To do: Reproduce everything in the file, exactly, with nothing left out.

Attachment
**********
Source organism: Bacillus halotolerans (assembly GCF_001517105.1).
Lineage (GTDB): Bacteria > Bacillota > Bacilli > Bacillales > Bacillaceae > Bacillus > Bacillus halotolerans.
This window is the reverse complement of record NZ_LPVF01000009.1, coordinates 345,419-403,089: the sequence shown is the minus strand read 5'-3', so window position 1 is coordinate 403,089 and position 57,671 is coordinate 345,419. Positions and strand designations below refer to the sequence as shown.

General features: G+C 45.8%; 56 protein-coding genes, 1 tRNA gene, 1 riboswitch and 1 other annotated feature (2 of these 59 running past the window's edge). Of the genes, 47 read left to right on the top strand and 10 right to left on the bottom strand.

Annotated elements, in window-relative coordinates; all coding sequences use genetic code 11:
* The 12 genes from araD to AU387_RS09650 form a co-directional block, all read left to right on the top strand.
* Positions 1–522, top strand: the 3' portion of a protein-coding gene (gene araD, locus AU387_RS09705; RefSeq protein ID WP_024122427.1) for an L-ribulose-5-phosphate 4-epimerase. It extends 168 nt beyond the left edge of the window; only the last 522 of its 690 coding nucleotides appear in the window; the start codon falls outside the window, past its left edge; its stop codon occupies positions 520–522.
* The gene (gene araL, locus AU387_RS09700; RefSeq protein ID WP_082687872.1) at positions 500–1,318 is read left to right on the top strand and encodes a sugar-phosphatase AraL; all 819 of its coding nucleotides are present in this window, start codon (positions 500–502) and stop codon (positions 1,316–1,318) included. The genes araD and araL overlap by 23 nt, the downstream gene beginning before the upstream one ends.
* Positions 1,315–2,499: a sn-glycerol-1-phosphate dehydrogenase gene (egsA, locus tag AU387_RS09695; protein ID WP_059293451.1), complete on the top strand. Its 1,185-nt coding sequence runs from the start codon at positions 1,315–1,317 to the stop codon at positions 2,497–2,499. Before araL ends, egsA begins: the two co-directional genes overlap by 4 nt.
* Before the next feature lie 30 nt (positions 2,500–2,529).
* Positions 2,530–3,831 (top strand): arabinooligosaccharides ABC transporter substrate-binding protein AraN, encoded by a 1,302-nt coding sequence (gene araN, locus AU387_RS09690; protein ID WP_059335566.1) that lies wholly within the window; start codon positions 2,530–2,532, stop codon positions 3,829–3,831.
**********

Source organism: Bacillus halotolerans (assembly GCF_001517105.1).
Lineage (GTDB): Bacteria > Bacillota > Bacilli > Bacillales > Bacillaceae > Bacillus > Bacillus halotolerans.
This window is the reverse complement of record NZ_LPVF01000009.1, coordinates 345,419-403,089: the sequence shown is the minus strand read 5'-3', so window position 1 is coordinate 403,089 and position 57,671 is coordinate 345,419. Positions and strand designations below refer to the sequence as shown.

General features: G+C 45.8%; 56 protein-coding genes, 1 tRNA gene, 1 riboswitch and 1 other annotated feature (2 of these 59 running past the window's edge). Of the genes, 47 read left to right on the top strand and 10 right to left on the bottom strand.

Annotated elements, in window-relative coordinates; all coding sequences use genetic code 11:
* The 12 genes from araD to AU387_RS09650 form a co-directional block, all read left to right on the top strand.
* Positions 1–522, top strand: the 3' portion of a protein-coding gene (gene araD, locus AU387_RS09705; RefSeq protein ID WP_024122427.1) for an L-ribulose-5-phosphate 4-epimerase. It extends 168 nt beyond the left edge of the window; only the last 522 of its 690 coding nucleotides appear in the window; the start codon falls outside the window, past its left edge; its stop codon occupies positions 520–522.
* The gene (gene araL, locus AU387_RS09700; RefSeq protein ID WP_082687872.1) at positions 500–1,318 is read left to right on the top strand and encodes a sugar-phosphatase AraL; all 819 of its coding nucleotides are present in this window, start codon (positions 500–502) and stop codon (positions 1,316–1,318) included. The genes araD and araL overlap by 23 nt, the downstream gene beginning before the upstream one ends.
* Positions 1,315–2,499: a sn-glycerol-1-phosphate dehydrogenase gene (egsA, locus tag AU387_RS09695; protein ID WP_059293451.1), complete on the top strand. Its 1,185-nt coding sequence runs from the start codon at positions 1,315–1,317 to the stop codon at positions 2,497–2,499. Before araL ends, egsA begins: the two co-directional genes overlap by 4 nt.
* Before the next feature lie 30 nt (positions 2,500–2,529).
* Positions 2,530–3,831 (top strand): arabinooligosaccharides ABC transporter substrate-binding protein AraN, encoded by a 1,302-nt coding sequence (gene araN, locus AU387_RS09690; protein ID WP_059335566.1) that lies wholly within the window; start codon positions 2,530–2,532, stop codon positions 3,829–3,831.